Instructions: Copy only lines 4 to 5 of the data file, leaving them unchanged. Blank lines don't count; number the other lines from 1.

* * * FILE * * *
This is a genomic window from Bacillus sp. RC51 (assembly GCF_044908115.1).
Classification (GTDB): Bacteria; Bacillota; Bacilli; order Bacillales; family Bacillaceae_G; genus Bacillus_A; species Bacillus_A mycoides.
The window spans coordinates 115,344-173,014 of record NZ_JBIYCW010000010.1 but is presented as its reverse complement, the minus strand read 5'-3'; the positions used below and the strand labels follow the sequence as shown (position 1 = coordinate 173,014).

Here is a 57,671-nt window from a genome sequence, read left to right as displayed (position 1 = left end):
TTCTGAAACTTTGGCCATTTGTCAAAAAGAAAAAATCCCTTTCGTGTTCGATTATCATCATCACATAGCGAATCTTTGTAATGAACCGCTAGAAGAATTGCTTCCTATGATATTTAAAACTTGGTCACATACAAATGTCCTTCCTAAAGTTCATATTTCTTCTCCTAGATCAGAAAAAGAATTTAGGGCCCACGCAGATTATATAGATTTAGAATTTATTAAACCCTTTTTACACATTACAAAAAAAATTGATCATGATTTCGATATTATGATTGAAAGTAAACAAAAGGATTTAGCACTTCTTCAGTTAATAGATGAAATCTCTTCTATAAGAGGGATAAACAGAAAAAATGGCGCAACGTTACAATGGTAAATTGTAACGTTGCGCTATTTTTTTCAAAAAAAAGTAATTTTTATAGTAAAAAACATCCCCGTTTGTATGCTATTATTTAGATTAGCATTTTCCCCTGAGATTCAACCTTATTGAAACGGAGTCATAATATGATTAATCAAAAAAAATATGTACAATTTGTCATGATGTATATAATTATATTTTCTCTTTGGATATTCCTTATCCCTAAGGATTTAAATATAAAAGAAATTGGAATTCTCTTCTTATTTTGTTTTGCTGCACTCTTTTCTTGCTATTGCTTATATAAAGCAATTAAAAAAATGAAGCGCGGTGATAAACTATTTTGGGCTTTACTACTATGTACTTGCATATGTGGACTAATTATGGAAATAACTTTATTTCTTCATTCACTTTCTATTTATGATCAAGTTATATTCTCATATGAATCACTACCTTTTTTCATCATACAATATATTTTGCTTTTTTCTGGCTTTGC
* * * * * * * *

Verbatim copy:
Here is a 57,671-nt window from a genome sequence, read left to right as displayed (position 1 = left end):
TTCTGAAACTTTGGCCATTTGTCAAAAAGAAAAAATCCCTTTCGTGTTCGATTATCATCATCACATAGCGAATCTTTGTAATGAACCGCTAGAAGAATTGCTTCCTATGATATTTAAAACTTGGTCACATACAAATGTCCTTCCTAAAGTTCATATTTCTTCTCCTAGATCAGAAAAAGAATTTAGGGCCCACGCAGATTATATAGATTTAGAATTTATTAAACCCTTTTTACACATTACAAAAAAAATTGATCATGATTTCGATATTATGATTGAAAGTAAACAAAAGGATTTAGCACTTCTTCAGTTAATAGATGAAATCTCTTCTATAAGAGGGATAAACAGAAAAAATGGCGCAACGTTACAATGGTAAATTGTAACGTTGCGCTATTTTTTTCAAAAAAAAGTAATTTTTATAGTAAAAAACATCCCCGTTTGTATGCTATTATTTAGATTAGCATTTTCCCCTGAGATTCAACCTTATTGAAACGGAGTCATAATATGATTAATCAAAAAAAATATGTACAATTTGTCATGATGTATATAATTATATTTTCTCTTTGGATATTCCTTATCCCTAAGGATTTAAATATAAAAGAAATTGGAATTCTCTTCTTATTTTGTTTTGCTGCACTCTTTTCTTGCTATTGCTTATATAAAGCAATTAAAAAAATGAAGCGCGGTGATAAACTATTTTGGGCTTTACTACTATGTACTTGCATATGTGGACTAATTATGGAAATAACTTTATTTCTTCATTCACTTTCTATTTATGATCAAGTTATATTCTCATATGAATCACTACCTTTTTTCATCATACAATATATTTTGCTTTTTTCTGGCTTTGC